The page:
The new artificial turf athletic at Aberdeen High School is just days away from game action, with the field's dedication slated for 10 minutes before the Eagles football squad's homecoming game with Perryville on Nov. 1.
"This is definitely big for Aberdeen High," Aberdeen Mayor Michael E. Bennett said on Wednesday. "We're all happy that the school is getting the new facility. It's a lot better for the athletes. I remember way back when, if it rained at all you had to play in a mud pit, but that's all in the past now. They have a beautiful school over there, and now a nice new field for the students and community to enjoy. It's a really nice addition to our town."
According to the Aberdeen High School web page, the completed turf field's first official use will coincide with Aberdeen's homecoming game, a Nov. 1 contest with the Perryville Panthers. A dedication ceremony is scheduled to take place at 6:50 p.m. that night, 10 minutes prior to the start of the game.
From the start of their season on Sept. 6 through tonight's 7 p.m. game at Havre de Grace, the Eagles have had to play all of their football games on the road, even when they were slated as the hosts. A Sept. 20 contest with Elkton was played on the turf field at Bel Air, and the next week Aberdeen played C. Milton Wright down Route 40 at Havre de Grace's James R. Harris Stadium.
The plan to install Aberdeen High's new field was cemented back on June 20, when the Harford County Board of Estimates voted to approve a contract with Churchville's Dixie Construction Company. The $990,425 bid offered by Dixie Construction was the lowest of four from contractors that had been approved by the Harford County Department of Parks and Recreation and school officials.
For Aberdeen head football coach Johnny Brooks, this is the second time in his coaching career his team has had to miss some home games because of a new field being installed. Back in 2010, during the last of his 13 campaigns at the helm of the Have de Grace football program, the Warriors' current home, James R. Harris Stadium, was being worked on for the first three weeks of the season. Brooks left Havre de Grace to take over the Aberdeen team in 2011, and two seasons later finds himself in a similar situation.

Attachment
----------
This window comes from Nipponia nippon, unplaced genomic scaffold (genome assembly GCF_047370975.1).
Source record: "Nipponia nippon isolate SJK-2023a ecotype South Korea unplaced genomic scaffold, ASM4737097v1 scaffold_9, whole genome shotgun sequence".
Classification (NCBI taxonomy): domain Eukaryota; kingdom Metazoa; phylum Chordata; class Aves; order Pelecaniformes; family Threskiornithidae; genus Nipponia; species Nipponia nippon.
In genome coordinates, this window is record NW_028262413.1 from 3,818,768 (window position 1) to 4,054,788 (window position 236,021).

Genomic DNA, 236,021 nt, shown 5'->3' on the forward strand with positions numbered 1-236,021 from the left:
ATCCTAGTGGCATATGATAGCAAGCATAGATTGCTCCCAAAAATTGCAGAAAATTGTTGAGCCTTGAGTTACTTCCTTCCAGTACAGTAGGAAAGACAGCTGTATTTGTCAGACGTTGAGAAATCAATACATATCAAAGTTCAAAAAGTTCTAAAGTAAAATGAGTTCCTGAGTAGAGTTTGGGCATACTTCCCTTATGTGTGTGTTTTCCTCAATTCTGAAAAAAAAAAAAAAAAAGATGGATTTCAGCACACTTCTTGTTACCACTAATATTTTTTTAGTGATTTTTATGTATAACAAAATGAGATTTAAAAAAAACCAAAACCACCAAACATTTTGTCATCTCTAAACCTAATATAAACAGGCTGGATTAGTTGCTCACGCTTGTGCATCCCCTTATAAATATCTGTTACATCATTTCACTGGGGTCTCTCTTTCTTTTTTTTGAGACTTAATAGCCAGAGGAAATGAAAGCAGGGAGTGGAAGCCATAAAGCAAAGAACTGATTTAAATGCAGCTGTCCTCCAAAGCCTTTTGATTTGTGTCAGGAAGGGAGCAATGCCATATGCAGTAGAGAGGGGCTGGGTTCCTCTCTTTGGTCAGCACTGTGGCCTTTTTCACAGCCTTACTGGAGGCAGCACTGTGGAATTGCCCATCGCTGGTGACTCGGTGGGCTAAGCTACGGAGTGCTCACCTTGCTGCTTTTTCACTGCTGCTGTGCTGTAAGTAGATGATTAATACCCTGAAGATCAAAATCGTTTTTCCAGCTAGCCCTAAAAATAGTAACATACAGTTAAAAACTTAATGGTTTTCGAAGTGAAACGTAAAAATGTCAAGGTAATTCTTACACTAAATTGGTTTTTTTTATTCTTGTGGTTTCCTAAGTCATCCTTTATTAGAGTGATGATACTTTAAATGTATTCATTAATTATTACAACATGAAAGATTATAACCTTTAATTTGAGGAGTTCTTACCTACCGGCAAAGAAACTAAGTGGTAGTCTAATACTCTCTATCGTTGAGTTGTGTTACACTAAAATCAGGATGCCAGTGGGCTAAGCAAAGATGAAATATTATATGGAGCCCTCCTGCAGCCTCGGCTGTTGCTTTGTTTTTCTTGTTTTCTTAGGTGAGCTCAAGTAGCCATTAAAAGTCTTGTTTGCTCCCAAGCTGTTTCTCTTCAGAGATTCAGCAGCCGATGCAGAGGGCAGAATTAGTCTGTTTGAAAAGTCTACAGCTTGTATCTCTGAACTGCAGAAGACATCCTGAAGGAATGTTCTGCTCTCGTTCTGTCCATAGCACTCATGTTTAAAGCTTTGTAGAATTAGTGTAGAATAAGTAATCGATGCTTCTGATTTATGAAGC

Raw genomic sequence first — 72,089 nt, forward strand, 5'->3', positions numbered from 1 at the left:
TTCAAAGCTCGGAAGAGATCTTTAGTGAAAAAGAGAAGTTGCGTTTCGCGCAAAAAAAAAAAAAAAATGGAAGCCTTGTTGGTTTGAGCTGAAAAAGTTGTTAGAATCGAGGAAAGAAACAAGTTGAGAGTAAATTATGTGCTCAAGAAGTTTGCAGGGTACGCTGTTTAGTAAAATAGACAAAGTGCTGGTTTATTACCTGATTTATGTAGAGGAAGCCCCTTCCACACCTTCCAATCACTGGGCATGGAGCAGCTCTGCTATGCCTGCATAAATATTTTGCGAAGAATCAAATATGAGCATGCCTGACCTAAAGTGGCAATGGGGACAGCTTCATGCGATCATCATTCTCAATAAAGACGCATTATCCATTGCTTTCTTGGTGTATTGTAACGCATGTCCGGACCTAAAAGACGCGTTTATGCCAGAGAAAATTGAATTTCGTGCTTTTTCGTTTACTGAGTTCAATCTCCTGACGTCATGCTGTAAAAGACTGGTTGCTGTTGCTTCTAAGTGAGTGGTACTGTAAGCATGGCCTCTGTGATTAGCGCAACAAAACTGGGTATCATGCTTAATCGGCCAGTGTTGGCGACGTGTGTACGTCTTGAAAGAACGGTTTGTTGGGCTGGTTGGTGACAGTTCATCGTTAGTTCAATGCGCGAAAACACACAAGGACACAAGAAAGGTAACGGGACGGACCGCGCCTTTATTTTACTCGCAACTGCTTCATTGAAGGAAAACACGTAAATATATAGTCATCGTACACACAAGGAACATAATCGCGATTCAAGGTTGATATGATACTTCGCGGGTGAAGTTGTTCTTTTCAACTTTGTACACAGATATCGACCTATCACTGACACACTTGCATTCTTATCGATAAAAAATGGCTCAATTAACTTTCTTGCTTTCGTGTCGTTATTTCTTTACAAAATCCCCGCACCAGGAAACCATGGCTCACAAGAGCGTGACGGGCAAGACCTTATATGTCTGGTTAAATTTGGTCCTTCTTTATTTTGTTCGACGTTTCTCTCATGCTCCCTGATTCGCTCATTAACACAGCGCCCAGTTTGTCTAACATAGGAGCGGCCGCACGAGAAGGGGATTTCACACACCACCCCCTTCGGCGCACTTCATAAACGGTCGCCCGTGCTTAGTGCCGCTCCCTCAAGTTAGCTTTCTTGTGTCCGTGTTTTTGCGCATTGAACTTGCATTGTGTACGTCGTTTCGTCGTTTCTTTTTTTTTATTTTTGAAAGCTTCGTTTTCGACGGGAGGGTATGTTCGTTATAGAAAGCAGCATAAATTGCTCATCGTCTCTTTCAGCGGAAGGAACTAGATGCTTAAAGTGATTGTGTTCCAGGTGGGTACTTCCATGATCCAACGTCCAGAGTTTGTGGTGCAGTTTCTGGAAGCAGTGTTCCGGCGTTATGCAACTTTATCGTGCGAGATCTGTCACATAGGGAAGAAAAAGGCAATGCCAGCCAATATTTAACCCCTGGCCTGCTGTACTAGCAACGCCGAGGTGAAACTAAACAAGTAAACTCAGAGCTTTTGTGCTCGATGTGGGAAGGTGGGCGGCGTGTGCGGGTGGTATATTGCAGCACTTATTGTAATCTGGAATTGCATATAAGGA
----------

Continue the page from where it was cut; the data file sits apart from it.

"Everyone is definitely excited to get out there and play on that turf, but I'm just trying to keep them even keeled at this point, and keep them focused on the Havre de Grace game," Brooks said on Wednesday. "To be honest, I don't pay much attention to whether we're playing at home or on the road. It's the same game plan no matter what. We've been on the road all this season, but I don' think it's had too big an effect on us. It will be nice to have a few games on the new field though."
The Aberdeen players have had an opportunity to practice on the new field. Brooks explained there's a difference between artificial turf during from his playing days, when he quarterbacked the Havre de Grace team to a state title, and what is being installed at Aberdeen.
"I didn't like playing on turf at all," Brooks said. "It hurt more when you went down, and you'd come up with those turf burns all over you. The turf they're using now though, it's a whole a lot better. I wish I'd have gotten a chance to play on this stuff."
The turf field installation at Aberdeen's marks the seventh such project undertaken at a Harford County public school, and is part of a movement to provide all 10 HCPS high schools with artificial grass venues. Before was tapped as the next school to receive one, turf fields were installed at North Harford, Havre de Grace, Edgewood, Bel Air, Harford Tech and C. Milton Wright over the last five years.
With Aberdeen's field completed, there will be only three Harford County public schools left playing their sports on real grass. Fallston, opened in 1977, and Patterson Mill, the youngest county school, having opened in 2007, are not slated to receive turf fields at this point. Joppatowne, opened in 1972, was named by the Harford County Department of Parks and Recreation as the next school to receive a turf field. The expected start date for that project is summer 2014.Copyright © 2014, The Baltimore Sun